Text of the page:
Friday, 21 June 2013


When I wrote about the Danish film A Hijacking I suggested that the theme of business ethics and its relation to social morality was part of many recent Scandinavian films, among them Exit. In A Hijacking the conflict was between a businessman's social responsibility to the crew of his vessel and his ingrained desire to 'win' the negotiation. As it happened, I had just seen Exit earlier the same day at the Nordicana festival, and though the two films weren't part of a double-feature, the connection was obvious.

Exit begins Mads Mikklesen explaining, in voice-over, how negotiating is all about knowing your opponent's weakness, and that every opponent has one. The movie opens with Mikklesen, as Thomas Skepphult, and his partner in a firm called Nova Investment forcing out the man whose family's firm it had been, because he has done something that crossed their ethical boundary while completing a deal with another firm. The ousted man, Morgan Nordenstrole, goes back to his office and blows his head off with a shotgun.

Seven years later, Nova is trying to exit that deal, and cash in their profits, but another investor, the super slick Gabriel Mork, holds them to ransom on theexit. At the same time, Thomas' mentor and partner, Wilhelm, announces he wants to retire, and shows Thomas a hidden compartment in his safe, in which is a tape which Thomas believed had been destroyed. That night, Wilhelm is murdered, and because his death would save Thomas millions on the price of buying him out, Thomas becomes the top suspect and is arrested. But while trying to contact his lawyer, someone else gets on the line, and Thomas realises he's been set up, and nothing is as it seems.

On the one hand, Exit is a complicated, sometimes repetitive, innocent man on the run film, in the tradition of Tell No One or Headhunters, and it wouldn't surprise me if it hadn't hadn't provided some inspiration for Jo Nesbo's tale. As with the Harlan Coben novel (and the French film) Thomas is lucky to have a professional to call upon for help, in his case a cousin who is some sort of security operative, and helped also by the insane incompetence of the Swedish police. Detective Malm, played with a wonderful sneer of suspicion by Ia Langhammer, has decided the case from the first, and after that point, no amount of killing, shooting, fire, or kidnap can distract the cops' attention. Which is great if you're an accused murderer on the run. Especially one played by Mikklesen, who is fast becoming the most sado-masochistic character in movies: public-school boy perverse torturing James Bond (and getting his come-uppins, so to speak) in Casino Royale, getting beaten to a pulp more here than in The Hunt, bloodier than Valhalla Rising.

It also never seems to occur to the police to see whether Thomas is still running his business, which he is trying to do using his assistant Fabian von Klerking as a go-between. Eventually Fabian (Alexander Skarsgard) has to go to Mork (whose name, at least in English, suggests murk and angel at the same time; John Rabaeus, playing him, is excellent, and looks a bit like a classier version of William Forsythe) and Mork, it turns out, did the nasty to Fabian's father. But he overcomes his distaste out of loyalty to Thomas, and this impresses Mork. It also suggests that there is something about the aristocracy, the old Sweden, as signaled by Fabian, that is not only worth admiring but has been lost. Although I was wondering if the burned out 'P' in the 'Prince' sign in the inevitable seedy bar Thomas is forced to visit was some sort of comment on the Swedish royal family.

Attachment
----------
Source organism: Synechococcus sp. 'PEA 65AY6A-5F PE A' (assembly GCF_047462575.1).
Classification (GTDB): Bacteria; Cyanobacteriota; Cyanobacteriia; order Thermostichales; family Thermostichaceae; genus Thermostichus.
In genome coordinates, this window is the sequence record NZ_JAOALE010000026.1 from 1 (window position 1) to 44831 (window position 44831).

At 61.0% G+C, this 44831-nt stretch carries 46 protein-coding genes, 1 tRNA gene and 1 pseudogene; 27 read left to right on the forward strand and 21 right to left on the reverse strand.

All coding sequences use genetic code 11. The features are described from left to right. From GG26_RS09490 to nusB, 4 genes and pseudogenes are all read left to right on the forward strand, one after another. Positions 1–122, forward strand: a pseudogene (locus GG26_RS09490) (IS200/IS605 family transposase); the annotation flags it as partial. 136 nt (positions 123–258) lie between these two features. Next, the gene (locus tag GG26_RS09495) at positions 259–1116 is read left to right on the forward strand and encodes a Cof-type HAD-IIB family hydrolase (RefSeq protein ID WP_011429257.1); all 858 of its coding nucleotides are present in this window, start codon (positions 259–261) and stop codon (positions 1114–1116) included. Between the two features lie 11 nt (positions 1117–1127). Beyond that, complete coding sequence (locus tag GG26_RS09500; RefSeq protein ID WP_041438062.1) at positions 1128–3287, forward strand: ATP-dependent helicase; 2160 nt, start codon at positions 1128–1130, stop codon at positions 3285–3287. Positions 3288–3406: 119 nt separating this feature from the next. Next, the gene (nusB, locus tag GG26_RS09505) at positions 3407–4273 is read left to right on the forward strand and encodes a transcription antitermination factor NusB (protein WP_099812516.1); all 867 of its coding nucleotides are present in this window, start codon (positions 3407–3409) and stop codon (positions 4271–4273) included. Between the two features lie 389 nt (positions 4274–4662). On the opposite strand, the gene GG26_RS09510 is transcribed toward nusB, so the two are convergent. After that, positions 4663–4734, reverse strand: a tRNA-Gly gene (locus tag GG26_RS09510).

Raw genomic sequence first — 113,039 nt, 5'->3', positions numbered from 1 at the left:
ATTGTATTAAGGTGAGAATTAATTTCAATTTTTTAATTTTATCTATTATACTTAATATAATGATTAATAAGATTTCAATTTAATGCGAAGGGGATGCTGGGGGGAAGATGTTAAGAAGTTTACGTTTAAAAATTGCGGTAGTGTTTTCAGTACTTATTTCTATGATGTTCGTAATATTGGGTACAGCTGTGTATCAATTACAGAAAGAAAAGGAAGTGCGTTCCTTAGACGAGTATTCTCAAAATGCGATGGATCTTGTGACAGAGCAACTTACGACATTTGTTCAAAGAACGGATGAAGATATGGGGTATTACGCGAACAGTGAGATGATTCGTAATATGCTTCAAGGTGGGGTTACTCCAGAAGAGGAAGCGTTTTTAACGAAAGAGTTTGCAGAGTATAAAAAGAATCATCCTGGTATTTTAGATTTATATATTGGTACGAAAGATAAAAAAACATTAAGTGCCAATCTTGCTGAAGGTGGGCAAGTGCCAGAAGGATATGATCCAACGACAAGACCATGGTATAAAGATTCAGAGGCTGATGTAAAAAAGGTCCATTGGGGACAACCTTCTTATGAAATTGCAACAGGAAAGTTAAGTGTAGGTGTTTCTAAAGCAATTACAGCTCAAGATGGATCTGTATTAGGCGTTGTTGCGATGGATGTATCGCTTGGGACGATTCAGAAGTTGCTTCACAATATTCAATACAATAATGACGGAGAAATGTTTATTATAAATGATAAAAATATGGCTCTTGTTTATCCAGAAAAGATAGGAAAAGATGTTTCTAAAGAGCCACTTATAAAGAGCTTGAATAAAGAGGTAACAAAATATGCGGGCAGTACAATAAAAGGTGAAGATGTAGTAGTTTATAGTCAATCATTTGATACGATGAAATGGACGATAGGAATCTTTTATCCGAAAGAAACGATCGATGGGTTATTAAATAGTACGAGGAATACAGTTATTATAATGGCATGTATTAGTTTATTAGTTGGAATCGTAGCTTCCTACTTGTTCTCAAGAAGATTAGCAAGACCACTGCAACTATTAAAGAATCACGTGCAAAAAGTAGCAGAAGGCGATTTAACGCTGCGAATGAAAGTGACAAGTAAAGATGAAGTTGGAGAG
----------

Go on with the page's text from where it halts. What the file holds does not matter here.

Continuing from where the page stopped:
As I said, the plot involves some repetition (here review imitates life), and a good deal of twisting. Thomas repeats the same sort of gambit a few times, and indeed there are two escapes via powerboat, which is stretching it for any movie not set in Hong Kong. Questions of loyalty and trust are paramount, from Wilhelm's wife Louise, to Thomas' own wife Anna (played with some relish by Kirsti Eline Torhaug). Samuel Froler is excellent as the psychopathic villain, and even better is his henchman Ahmed (Hassan Brijay) who might have walked out of one of the Pusher films

Which is one of the strongest points of Exit. At times it has that grainy darkness of 70s American crime films, and which the Pusher films share, but it is also very carefully one of the most noirish films to come from the sadly misnamed Nordic Noir pantheon. It is exceedingly dark and shadowy, and for most of the film the only light comes in scenes set in Thomas' home, where the sunlight streams in over water and through picture windows. But mostly it takes place in places where natural light never shines, or at night, or both, and that sets the mood. When the film reaches its visceral climax, it's full-scale Fall of the House Of Usher, which I found symbolic. Director Peter Lindmark has a nice visual command which helps give depth to what otherwise would be just a pacy thriller with a few too many longeurs. And when the ultimate betrayal is revealed in the final twist, it too is a shadowy picture in a reflection of a dark room. It doesn't get more noirish than that.

Exit is available on DVD from Arrow Films on 8 July

Note: This review will also appear at Crime Time (

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